So, let's talk about candy!  Leave me a comment and let me know... What is was your favorite candy to get at Halloween? (KitKats. I also loved getting Bazooka bubble gum, anything chocolate and tootsie roll pops or charms blow pops.) Did you have any neighbors that gave out full size candy bars? (I didn't. I did have a neighbor who gave out those little paper treat bags, stuffed with hand-selected candy. She was awesome.)  How do you feel about candy corn? (I love them.)  What about popcorn balls? (I've yet to try one that didn't feel and taste like eating Styrofoam.)    Do you prefer hard candy over chocolate? (Depends on my mood, but chocolate usually wins out.)  What is the weirdest thing you ever got in your candy bag when trick or treating?  (For me, it was probably a pencil with a Halloween design on it, or a religious tract.)

Sunday, October 24, 2010

13 Days of Halloween - Quoth the Raven, Nevermore!

Since I'm busy with all my crafts and assorted errands in preparation for all the Halloween activities this week, I'm going to keep this post short and sweet tonight, (or should I say short and creepy?). I love Edgar Allan Poe - he was an innovator of poetry and the mystery/thriller genre. He was an amazing, albeit tortured, author. I don't have the words or the time to go into it here (maybe another post for another time?).  I also love Vincent Price. I could listen to him read the phone book. He has a beautiful, eloquent and yet sinister voice.  And his films will also take a rightful place in horror movie history.  So combine the two together...ah... pure genius! 

And yes, that picture above is me dressed as a raven from Halloween a couple years ago.  I went around quoting "The Raven" all day (and probably driving everyone in my office nuts).

Saturday, October 23, 2010

13 Days of Halloween - The Cat Came Back

Today I was moving some boxes around in my garage, getting out some more Halloween decorations.  I had the garage door open to let in the beautiful crisp fall air, which we are finally starting to experience here in the Valley of the Sun. As I was working, I saw a shadowy flash out of the corner of my eye.  I walked around the side of the car, and there was my neighbor's black cat (the one that uses my yard for her own personal litter box and has screeching cat-fights in our backyard at 2 AM), her creepy yellow eyes staring at me.  I hissed at her and she scooted out of the garage. Not but a few minutes later, as I was getting ready to shut the garage, I saw her along the wall, sneaking up to the nook where our water heater is located, so I had to shoo her out again.  I thought to myself, "That darn cat came back!" and for whatever reason, this triggered a long repressed memory in my brain, and it came back to me, as clear as yesterday...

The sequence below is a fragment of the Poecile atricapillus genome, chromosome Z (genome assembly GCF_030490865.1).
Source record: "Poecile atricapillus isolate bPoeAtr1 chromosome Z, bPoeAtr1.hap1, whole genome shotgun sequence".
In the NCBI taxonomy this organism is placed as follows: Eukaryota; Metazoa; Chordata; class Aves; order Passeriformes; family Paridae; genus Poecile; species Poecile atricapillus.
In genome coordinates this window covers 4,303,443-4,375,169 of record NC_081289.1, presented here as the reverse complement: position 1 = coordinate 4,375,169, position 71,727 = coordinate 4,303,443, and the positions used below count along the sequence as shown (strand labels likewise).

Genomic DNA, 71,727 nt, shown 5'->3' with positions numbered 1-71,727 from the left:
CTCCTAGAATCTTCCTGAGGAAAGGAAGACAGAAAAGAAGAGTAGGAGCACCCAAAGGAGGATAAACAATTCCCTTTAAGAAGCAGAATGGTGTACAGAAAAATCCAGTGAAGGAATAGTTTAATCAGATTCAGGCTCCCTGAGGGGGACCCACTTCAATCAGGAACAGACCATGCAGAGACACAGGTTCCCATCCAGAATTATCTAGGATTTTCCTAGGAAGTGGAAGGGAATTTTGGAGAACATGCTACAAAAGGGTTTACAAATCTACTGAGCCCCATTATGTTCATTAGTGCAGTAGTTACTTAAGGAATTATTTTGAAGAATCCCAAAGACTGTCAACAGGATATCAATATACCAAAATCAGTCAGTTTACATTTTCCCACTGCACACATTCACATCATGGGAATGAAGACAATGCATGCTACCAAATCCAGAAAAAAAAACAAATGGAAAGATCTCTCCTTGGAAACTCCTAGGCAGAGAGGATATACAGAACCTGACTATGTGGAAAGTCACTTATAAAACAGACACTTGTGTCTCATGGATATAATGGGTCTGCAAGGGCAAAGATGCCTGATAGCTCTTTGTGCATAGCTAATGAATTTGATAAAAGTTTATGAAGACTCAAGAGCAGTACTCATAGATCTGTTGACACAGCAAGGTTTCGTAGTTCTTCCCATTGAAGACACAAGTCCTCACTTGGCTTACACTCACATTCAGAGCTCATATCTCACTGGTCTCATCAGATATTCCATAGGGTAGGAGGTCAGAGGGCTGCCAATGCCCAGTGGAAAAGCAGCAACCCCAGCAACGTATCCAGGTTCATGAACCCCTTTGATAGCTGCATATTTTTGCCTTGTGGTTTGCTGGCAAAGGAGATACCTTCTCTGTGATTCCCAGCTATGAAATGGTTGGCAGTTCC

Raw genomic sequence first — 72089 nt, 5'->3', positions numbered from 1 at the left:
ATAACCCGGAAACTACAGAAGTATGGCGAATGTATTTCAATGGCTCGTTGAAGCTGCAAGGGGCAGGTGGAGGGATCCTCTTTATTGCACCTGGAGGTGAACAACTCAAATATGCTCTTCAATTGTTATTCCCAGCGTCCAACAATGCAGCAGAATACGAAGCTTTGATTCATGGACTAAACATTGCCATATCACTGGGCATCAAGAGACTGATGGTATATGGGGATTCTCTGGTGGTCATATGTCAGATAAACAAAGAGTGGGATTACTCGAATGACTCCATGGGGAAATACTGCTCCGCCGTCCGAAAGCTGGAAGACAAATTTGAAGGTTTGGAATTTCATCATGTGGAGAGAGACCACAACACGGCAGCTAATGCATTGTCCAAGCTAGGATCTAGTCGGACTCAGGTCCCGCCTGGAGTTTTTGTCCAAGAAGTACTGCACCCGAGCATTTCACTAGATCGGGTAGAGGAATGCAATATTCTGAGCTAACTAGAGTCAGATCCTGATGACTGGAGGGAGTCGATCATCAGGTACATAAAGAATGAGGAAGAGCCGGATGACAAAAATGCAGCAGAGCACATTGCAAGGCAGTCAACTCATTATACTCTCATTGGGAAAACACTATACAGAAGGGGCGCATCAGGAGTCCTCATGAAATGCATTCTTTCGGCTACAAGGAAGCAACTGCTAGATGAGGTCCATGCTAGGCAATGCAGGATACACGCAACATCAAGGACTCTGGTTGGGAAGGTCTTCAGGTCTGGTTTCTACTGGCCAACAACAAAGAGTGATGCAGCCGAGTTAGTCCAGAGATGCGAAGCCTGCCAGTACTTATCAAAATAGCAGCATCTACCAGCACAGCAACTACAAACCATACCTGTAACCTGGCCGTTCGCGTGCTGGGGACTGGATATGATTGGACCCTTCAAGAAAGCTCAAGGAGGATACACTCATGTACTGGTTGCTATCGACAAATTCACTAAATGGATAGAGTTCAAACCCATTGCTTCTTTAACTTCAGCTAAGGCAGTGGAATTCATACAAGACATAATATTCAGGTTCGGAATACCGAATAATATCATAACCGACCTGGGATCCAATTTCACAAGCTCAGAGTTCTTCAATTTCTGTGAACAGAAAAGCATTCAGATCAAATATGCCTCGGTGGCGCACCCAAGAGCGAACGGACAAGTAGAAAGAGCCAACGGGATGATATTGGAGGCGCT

When I was in elementary school, around Halloween, we would sing creepy Halloween songs in my music class. One of the songs we would always sing was called, "The Cat Came Back".  As I pulled it up on YouTube, I wondered why in the world my music teacher would have us sing this at Halloween, let alone have little children sing about violence towards cats.  Ah, I suppose, it was the golden age of cartoon violence, a time when Tom and Jerry beat each other up every afternoon. I guess it was harmless. And black cats are a traditional image around Halloween. "The Cat Came Back" is a folk song from the 1800s, but here is a pretty funny version courtesy of the Muppet Show.  (Keep reading down after the video - I have two more songs to share.)

There are two other songs that I remember singing.  One was "With Her Head Tucked Underneath Her Arm", an ode to the ghost of Anne Boleyn by folk band The Kingston Trio.  Again, I am somewhat amused and mystified that we were allowed to sing these songs as little kids.

If you think those two songs were a bit twisted, just wait until you hear this one. This is the last song that I remember singing in our Halloween-themed music class. It's called, "The Hearse Song".  The fact we were allowed to sing these songs probably explains a lot about me and the way I am today... ha ha!  Below is the only decent version I could find of it on YouTube, but he does change the arrangement and the lyrics a little.  Below the video are the original lyrics as I remember them.  If I remember correctly, this is an American folk song that originated with soldiers in the Civil War.

The Hearse Song
Well don't you laugh as the hearse goes by,
For you may be the next to die.
They wrap you up in a big white sheet,
From your head down to your feet.
They put you in a big black box,
And cover you up with earth and rocks.
All goes well for about a week,
Until your coffin begins to leak.
The worms crawl in, the worms crawl out,
The worms play pinochle on your snout.
They eat your eyes, they eat your nose,
They eat the jelly between your toes.
A big green worm with rolling eyes,
Crawls in your stomach and out your eyes.
Your stomach turns a slimy green,
And pus pours out like whipping cream,
You spread it on a piece of bread,
And that's what you eat when you are dead.
So next time you see the hearse go by,
Watch out!
For you may be the next to die!

Friday, October 22, 2010

13 Days of Halloween - Browsing the Book Table